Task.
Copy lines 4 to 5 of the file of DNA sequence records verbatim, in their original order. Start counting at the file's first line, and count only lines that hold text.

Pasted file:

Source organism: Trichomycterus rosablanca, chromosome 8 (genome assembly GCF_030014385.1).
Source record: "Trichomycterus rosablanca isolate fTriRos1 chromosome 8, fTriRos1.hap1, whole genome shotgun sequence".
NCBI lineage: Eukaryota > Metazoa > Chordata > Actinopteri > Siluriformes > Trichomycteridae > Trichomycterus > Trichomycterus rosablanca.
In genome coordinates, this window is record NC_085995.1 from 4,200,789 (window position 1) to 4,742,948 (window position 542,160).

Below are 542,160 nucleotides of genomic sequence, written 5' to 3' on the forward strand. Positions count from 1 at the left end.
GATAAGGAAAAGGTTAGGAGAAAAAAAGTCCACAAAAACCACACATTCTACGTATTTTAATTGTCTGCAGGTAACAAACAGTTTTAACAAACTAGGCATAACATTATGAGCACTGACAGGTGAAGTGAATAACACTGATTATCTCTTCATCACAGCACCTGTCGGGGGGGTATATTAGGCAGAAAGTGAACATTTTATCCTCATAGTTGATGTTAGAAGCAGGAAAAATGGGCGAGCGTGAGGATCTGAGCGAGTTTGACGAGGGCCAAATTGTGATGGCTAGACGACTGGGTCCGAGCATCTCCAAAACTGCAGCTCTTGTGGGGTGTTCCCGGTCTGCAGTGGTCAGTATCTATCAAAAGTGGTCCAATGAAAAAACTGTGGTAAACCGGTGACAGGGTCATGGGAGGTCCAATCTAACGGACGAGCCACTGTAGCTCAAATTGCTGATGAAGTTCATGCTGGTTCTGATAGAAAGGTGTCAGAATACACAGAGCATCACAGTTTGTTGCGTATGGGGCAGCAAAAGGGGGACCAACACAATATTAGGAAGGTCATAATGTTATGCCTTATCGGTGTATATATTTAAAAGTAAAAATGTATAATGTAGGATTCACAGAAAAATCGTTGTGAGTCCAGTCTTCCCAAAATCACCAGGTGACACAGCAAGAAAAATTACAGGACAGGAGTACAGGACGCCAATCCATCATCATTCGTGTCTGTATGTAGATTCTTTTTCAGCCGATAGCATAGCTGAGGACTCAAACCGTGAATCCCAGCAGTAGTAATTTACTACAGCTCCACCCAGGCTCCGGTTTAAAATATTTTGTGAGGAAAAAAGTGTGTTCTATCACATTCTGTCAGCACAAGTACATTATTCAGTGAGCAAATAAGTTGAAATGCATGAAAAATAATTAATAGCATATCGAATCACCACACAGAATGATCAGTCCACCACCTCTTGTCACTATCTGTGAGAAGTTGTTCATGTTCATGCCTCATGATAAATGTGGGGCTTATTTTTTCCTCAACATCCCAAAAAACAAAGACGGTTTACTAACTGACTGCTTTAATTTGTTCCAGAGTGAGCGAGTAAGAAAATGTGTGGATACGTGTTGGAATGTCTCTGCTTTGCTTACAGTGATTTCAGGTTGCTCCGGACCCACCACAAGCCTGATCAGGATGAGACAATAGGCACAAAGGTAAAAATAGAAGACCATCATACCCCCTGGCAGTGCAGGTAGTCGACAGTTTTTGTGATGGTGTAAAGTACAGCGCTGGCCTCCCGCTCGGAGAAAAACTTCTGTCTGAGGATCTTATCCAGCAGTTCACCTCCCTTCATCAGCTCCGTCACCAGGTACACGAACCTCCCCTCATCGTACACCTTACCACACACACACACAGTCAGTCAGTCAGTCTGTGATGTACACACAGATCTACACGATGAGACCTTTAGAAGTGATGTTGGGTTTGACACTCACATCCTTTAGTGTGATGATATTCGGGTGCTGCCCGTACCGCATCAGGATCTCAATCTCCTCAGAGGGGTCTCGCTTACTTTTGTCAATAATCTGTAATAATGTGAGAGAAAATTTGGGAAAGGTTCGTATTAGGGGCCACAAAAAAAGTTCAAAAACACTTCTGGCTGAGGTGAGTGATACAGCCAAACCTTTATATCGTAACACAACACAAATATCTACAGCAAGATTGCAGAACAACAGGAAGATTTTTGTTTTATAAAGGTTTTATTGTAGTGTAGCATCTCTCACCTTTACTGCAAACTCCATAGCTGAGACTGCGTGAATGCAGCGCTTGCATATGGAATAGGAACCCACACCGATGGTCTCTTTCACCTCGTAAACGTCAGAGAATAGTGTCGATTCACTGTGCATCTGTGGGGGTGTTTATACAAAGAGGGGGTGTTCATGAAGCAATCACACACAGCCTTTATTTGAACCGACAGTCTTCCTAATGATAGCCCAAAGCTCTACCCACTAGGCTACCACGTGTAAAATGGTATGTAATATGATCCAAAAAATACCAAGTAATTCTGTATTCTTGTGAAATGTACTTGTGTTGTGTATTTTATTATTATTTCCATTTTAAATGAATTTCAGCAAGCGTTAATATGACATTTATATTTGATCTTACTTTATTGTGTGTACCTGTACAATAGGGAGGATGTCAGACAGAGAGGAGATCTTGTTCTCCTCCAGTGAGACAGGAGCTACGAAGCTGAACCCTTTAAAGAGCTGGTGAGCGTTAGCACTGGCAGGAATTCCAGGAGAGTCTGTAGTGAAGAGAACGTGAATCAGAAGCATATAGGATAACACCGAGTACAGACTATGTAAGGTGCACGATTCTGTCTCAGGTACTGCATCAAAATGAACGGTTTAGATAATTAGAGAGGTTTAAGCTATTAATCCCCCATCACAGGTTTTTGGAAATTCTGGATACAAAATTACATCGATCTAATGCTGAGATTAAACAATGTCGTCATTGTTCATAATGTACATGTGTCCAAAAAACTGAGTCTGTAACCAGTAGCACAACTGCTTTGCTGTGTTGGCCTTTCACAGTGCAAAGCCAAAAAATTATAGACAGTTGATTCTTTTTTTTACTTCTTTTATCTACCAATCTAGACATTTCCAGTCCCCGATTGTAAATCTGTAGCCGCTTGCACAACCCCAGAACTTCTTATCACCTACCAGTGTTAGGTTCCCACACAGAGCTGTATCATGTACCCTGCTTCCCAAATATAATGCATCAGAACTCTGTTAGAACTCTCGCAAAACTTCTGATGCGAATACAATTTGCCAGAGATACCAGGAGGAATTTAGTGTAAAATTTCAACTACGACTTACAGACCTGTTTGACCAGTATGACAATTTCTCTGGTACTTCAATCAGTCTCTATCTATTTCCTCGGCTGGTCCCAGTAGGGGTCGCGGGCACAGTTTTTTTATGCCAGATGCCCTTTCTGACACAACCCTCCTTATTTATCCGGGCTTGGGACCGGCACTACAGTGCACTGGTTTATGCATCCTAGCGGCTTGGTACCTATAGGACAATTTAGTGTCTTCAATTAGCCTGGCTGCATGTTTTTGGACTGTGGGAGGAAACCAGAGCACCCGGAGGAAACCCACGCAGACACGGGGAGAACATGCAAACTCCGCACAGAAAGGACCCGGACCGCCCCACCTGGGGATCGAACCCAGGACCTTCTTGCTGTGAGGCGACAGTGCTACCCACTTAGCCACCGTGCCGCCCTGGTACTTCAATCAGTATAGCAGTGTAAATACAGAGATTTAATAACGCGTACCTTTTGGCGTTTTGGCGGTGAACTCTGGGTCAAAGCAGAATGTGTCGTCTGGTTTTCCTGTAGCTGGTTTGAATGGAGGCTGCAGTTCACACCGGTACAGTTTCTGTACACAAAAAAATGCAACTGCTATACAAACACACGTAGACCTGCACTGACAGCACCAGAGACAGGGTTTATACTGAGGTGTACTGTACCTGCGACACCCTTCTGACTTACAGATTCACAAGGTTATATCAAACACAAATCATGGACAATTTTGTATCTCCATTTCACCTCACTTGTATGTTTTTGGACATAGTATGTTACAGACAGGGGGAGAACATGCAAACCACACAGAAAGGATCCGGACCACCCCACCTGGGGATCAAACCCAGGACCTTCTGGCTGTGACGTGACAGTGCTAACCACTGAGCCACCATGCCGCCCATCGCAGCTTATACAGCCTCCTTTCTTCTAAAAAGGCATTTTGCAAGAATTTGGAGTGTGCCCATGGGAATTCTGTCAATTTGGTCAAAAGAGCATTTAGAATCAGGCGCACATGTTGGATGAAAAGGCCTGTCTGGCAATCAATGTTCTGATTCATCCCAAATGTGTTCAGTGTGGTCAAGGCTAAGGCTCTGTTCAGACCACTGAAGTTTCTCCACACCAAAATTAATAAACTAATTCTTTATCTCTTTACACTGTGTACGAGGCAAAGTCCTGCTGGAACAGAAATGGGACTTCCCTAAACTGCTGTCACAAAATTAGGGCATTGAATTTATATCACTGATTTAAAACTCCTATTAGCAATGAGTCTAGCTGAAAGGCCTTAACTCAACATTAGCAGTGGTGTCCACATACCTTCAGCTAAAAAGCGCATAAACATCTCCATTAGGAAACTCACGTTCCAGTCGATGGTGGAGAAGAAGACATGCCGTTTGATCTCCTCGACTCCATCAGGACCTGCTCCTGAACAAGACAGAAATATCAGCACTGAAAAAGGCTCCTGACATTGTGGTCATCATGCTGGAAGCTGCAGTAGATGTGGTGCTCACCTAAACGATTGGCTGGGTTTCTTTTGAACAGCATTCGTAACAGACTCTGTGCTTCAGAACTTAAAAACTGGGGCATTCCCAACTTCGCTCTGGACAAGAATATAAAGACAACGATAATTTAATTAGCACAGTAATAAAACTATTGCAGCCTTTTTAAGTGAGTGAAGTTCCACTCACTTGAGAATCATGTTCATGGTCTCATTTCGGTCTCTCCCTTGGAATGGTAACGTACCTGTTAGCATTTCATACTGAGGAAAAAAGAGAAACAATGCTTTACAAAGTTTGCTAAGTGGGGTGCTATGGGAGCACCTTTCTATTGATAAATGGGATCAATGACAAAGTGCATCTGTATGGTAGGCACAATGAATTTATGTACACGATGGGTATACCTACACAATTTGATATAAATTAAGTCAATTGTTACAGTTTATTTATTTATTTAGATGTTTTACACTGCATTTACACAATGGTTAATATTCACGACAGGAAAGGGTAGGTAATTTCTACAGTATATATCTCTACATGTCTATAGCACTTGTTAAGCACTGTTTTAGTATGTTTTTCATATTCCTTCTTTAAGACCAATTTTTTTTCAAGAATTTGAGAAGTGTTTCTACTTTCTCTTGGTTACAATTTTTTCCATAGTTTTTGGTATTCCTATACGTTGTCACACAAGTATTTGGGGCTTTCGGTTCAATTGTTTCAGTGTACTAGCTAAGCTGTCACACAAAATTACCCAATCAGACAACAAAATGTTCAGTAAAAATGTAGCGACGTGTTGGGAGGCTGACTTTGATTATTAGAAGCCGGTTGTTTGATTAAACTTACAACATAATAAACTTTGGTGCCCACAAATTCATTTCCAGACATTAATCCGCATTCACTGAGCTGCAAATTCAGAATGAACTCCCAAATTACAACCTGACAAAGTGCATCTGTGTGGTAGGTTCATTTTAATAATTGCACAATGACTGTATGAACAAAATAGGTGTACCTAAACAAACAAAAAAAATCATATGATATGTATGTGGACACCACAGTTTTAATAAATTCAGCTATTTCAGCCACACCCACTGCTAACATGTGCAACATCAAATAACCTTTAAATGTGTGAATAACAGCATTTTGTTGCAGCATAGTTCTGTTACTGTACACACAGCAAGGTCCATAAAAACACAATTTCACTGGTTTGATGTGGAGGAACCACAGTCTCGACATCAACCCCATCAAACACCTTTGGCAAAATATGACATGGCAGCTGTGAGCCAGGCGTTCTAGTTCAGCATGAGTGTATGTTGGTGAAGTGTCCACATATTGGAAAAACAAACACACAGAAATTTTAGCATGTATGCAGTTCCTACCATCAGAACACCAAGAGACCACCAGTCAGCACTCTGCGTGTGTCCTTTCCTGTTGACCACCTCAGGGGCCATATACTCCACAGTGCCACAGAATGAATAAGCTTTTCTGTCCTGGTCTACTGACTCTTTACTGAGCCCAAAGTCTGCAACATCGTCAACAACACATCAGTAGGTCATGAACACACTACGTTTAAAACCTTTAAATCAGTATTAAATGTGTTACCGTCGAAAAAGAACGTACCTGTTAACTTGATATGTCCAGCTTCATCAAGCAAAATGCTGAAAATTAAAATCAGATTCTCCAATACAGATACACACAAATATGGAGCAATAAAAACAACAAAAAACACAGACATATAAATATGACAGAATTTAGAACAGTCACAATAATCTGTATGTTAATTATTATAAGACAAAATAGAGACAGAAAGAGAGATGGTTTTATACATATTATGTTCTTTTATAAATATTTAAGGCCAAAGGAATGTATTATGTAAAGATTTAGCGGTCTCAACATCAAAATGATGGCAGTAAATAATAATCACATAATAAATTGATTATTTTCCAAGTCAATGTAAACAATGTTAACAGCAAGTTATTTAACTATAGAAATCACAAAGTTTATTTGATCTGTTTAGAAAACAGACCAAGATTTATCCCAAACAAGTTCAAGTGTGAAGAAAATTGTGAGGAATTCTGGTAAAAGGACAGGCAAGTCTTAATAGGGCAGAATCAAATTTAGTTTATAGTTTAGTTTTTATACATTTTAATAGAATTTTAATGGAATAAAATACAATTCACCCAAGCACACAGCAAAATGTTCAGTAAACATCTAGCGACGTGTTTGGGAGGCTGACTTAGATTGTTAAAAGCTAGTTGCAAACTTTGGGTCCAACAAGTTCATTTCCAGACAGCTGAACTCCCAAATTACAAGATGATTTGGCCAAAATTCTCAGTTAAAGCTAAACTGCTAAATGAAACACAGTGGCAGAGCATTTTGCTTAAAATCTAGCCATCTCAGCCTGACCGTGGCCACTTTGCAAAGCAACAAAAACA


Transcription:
In genome coordinates, this window is record NC_085995.1 from 4,200,789 (window position 1) to 4,742,948 (window position 542,160).

Below are 542,160 nucleotides of genomic sequence, written 5' to 3' on the forward strand. Positions count from 1 at the left end.